JERSEY CITY, N.J. (AP) — When a friend of the Khan family got a job working for a New Jersey politician, family patriarch Shafqat Khan was a regular sight at the politician's office, frequently dropping by to seek help for people in need.

It was natural for Khan, a longtime Jersey City resident grateful that he managed to immigrate with his family to the U.S. in the 1980s from Pakistan via Libya. Family members say he spent much of the last two decades finding ways to help other Pakistani immigrants who joined his community just across the Hudson River from New York City.

Khan, who assisted recent immigrants with how to apply for driver's licenses and hosted events for people of different faiths and cultures to understand each other better after the Sept. 11 attacks, died of COVID-19 on April 14 at age 76. He left behind his wife, three children, seven grandchildren and a legacy of connections.

“He had a very clear sense of what was right and wrong and he could not sit aside if he saw someone struggling, if he could help them he would,” said his daughter, Sabila Khan.

It’s something Sabila Khan said she is trying to emulate by starting a social media group for those mourning loved ones lost to the coronavirus so they can connect with each other.

“I really want to believe that I’m carrying on his legacy as best as I can,” she said, choking back tears. “I’m trying to be constructive in how I’m grieving and I think my father would be proud.”

Khan and his wife always wanted to leave Pakistan for a better life in the U.S. but had relatives in Libya so they headed there first in 1974, where he worked in an administrative job for a pharmaceutical company.

That stay ended up lasting longer than the couple had planned and Sabila Khan, the couple's youngest child, was born in Libya before the family of five moved to the U.S. in 1982 and settled in Jersey City.

Khan enrolled in a computer course that was supposed to lead to a job that would allow the family to gain legal U.S. residency. The job never materialized, said Sabila Khan, leading to a difficult period of several years when the family lived illegally and precariously in the country.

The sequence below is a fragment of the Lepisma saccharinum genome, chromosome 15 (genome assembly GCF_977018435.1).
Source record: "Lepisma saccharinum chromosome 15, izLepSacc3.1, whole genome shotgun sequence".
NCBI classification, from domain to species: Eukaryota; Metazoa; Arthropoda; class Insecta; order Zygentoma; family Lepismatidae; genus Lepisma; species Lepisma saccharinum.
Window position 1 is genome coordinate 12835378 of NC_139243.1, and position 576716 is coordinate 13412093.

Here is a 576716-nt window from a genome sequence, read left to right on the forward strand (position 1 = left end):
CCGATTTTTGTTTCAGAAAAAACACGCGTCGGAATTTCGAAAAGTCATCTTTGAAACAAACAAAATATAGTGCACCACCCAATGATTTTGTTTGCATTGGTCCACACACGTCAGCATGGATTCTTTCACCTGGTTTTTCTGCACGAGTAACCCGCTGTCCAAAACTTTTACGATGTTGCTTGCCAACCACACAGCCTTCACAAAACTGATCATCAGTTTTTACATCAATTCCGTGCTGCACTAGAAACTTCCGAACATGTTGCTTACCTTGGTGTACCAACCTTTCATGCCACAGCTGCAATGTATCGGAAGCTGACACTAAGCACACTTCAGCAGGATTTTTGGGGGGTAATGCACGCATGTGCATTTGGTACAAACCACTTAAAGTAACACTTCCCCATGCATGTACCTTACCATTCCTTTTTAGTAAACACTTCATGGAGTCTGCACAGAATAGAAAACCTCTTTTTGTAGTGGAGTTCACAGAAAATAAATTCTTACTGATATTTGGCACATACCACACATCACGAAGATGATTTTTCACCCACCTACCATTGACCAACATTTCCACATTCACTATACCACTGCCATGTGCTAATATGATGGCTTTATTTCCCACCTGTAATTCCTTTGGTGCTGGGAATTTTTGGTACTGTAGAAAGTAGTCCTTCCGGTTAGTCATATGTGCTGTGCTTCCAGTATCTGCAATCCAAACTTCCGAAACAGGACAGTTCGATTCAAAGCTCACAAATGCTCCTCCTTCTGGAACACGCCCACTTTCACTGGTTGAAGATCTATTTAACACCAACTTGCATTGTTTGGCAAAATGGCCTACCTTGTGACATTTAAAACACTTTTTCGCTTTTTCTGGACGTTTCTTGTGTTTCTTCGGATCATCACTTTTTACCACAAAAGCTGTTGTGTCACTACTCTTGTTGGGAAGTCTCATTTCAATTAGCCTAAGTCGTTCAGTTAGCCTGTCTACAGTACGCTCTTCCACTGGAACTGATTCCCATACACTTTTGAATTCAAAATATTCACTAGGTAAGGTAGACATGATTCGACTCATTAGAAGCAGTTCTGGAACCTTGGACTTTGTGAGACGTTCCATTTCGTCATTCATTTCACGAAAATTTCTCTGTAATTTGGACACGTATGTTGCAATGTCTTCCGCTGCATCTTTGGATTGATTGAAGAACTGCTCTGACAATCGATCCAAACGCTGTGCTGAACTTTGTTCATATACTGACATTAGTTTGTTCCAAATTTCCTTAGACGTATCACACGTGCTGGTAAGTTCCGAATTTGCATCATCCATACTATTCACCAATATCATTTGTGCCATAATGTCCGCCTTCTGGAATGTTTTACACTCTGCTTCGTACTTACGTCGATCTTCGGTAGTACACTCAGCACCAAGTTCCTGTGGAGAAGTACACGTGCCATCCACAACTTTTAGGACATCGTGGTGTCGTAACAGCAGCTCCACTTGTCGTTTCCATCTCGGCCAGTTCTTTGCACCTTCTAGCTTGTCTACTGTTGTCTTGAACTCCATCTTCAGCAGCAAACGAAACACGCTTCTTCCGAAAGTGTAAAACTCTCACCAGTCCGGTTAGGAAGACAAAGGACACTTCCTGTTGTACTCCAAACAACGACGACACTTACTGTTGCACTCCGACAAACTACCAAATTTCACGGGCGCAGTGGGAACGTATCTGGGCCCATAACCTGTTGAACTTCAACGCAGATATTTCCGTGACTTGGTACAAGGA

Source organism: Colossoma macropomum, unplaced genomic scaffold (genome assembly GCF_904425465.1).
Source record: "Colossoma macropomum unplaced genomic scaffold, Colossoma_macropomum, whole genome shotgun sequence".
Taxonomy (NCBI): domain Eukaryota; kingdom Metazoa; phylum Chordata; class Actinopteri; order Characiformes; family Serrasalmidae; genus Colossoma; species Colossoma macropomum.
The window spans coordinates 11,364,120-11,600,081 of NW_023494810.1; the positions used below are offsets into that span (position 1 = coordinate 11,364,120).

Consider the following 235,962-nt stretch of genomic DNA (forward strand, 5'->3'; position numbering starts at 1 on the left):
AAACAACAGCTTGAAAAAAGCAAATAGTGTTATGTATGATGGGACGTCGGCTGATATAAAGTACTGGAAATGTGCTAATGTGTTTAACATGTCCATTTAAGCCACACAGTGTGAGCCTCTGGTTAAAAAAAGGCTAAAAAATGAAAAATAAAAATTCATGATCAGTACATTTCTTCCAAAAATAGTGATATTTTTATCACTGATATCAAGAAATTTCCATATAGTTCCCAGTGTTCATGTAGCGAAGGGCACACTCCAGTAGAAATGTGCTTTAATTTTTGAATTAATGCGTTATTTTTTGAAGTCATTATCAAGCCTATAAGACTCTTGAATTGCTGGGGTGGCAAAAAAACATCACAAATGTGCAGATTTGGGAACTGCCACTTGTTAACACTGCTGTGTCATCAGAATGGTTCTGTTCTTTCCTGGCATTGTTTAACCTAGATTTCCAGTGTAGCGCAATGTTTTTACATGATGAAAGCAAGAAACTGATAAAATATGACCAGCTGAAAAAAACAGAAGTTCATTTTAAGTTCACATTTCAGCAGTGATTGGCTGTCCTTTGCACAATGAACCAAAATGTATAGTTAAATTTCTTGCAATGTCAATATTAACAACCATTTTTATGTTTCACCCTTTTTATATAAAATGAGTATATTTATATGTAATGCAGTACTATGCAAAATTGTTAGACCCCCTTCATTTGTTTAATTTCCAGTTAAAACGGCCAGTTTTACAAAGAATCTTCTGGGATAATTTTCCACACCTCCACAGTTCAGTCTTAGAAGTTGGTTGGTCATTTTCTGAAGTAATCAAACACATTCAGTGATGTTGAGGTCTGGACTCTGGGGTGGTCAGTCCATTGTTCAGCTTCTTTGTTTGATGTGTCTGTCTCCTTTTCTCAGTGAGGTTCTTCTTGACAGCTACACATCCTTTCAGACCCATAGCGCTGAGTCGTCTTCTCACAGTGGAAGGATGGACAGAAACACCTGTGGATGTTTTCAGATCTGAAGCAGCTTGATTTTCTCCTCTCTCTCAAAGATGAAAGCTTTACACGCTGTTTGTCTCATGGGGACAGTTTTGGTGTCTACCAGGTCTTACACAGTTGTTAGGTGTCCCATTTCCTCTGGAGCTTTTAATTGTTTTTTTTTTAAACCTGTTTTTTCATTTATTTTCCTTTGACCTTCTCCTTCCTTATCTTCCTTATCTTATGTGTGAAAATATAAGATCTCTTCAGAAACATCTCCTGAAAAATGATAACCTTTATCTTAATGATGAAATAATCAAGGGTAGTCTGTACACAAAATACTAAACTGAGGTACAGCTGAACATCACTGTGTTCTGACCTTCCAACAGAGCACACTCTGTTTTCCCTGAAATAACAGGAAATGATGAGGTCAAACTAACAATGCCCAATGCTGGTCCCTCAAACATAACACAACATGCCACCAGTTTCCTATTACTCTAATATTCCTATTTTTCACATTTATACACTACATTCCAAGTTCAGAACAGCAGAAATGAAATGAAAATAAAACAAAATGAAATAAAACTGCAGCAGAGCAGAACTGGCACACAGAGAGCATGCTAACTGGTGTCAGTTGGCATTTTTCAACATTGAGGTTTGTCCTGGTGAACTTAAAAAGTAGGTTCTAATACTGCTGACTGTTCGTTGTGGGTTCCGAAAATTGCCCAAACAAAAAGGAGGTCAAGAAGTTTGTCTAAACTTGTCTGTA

“It was hard, my parents tried to shield us a lot from the troubles they had to deal with, we didn’t have health insurance ... money was always an issue for them, they struggled a lot,” she said.

But Sabila Khan said her father was convinced that the best opportunities for his children were in the U.S. and not in Libya or Pakistan. He landed a job as the general manager of a convenience store with a pharmacy in Brooklyn owned by a person he had tutored years earlier in Pakistan.

That job led to Khan getting sponsorship for himself and his family for legal U.S. residency in the early 1990s and they became U.S. citizens later that decade.

Khan's daughter said she remembered him constantly working six days a week, leaving home in the morning and returning home at night. Khan eventually eased off his heavy work schedule but was always an avid follower of politics and decided to get more involved with Jersey City's large Pakistani immigrant community.

Just before the Sept. 11 attacks, he started a group called Pakistanis for America, aiming to educate Pakistani immigrants about the U.S. political process while helping register them to vote.

But after the attacks, the group shifted its focus to holding events where leaders “from various religious and cultural backgrounds engaged in honest, open dialogue about the state of things post 9/11, including the stigma that Muslims faced,” Sabila Khan said.

Paraphrasing her father, she said he often said that "at the end of the day, we’re all working towards the same goals. We want to keep food on the table for our families and we want opportunities for our kids.”

Khan was eventually diagnosed with Parkinson's Disease, the illness that leads to people having problems with walking and balance.

He spent the last year or so at a Jersey City rehabilitation facility and hoped to return home soon, but the rehab center closed its doors to visitors on March 11 as the coronavirus spread.

That was the last time Khan saw any of his direct family — his wife and one of his sons.

Family members called him regularly over the next several weeks but started hearing from him less after being told he had fever.

In early April, a nurse said Khan was suffering from congestion and by April 6 he had been taken to a hospital emergency room, where Sabila Khan said he had to wait three days to get a regular bed.

Family members using FaceTime told he was loved but saw him with his eyes closed. A nurse told Sabila Khan that he later opened his eyes after that last call.

Since Khan's death, family members have been gratified to hear from people telling them how he helped them adapt to U.S. life.

“This was his life’s work and he made it his mission and he helped people every step of the way," Sabila Khan said.


Hajela reported from Essex County, New Jersey.